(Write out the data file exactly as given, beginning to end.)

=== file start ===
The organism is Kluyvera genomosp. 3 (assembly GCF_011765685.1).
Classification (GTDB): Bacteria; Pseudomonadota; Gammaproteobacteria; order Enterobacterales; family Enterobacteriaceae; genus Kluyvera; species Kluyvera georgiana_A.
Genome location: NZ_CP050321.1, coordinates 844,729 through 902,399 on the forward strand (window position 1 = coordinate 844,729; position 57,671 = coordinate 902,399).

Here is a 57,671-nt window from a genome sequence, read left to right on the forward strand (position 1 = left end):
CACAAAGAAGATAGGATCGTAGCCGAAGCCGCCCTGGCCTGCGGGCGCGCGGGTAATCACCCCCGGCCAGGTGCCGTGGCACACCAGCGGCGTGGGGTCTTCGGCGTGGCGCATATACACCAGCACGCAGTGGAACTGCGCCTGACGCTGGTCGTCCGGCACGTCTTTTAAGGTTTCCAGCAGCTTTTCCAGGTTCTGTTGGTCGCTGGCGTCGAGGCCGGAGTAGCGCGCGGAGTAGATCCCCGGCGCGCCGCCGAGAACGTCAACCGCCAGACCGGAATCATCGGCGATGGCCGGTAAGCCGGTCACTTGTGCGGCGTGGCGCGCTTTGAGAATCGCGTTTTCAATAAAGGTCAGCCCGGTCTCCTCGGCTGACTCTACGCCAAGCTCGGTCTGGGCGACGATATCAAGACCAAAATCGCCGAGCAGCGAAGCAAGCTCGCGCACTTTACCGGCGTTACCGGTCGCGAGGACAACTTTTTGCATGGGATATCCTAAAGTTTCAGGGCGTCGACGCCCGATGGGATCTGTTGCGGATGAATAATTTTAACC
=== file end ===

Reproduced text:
The organism is Kluyvera genomosp. 3 (assembly GCF_011765685.1).
Classification (GTDB): Bacteria; Pseudomonadota; Gammaproteobacteria; order Enterobacterales; family Enterobacteriaceae; genus Kluyvera; species Kluyvera georgiana_A.
Genome location: NZ_CP050321.1, coordinates 844,729 through 902,399 on the forward strand (window position 1 = coordinate 844,729; position 57,671 = coordinate 902,399).

Here is a 57,671-nt window from a genome sequence, read left to right on the forward strand (position 1 = left end):
CACAAAGAAGATAGGATCGTAGCCGAAGCCGCCCTGGCCTGCGGGCGCGCGGGTAATCACCCCCGGCCAGGTGCCGTGGCACACCAGCGGCGTGGGGTCTTCGGCGTGGCGCATATACACCAGCACGCAGTGGAACTGCGCCTGACGCTGGTCGTCCGGCACGTCTTTTAAGGTTTCCAGCAGCTTTTCCAGGTTCTGTTGGTCGCTGGCGTCGAGGCCGGAGTAGCGCGCGGAGTAGATCCCCGGCGCGCCGCCGAGAACGTCAACCGCCAGACCGGAATCATCGGCGATGGCCGGTAAGCCGGTCACTTGTGCGGCGTGGCGCGCTTTGAGAATCGCGTTTTCAATAAAGGTCAGCCCGGTCTCCTCGGCTGACTCTACGCCAAGCTCGGTCTGGGCGACGATATCAAGACCAAAATCGCCGAGCAGCGAAGCAAGCTCGCGCACTTTACCGGCGTTACCGGTCGCGAGGACAACTTTTTGCATGGGATATCCTAAAGTTTCAGGGCGTCGACGCCCGATGGGATCTGTTGCGGATGAATAATTTTAACC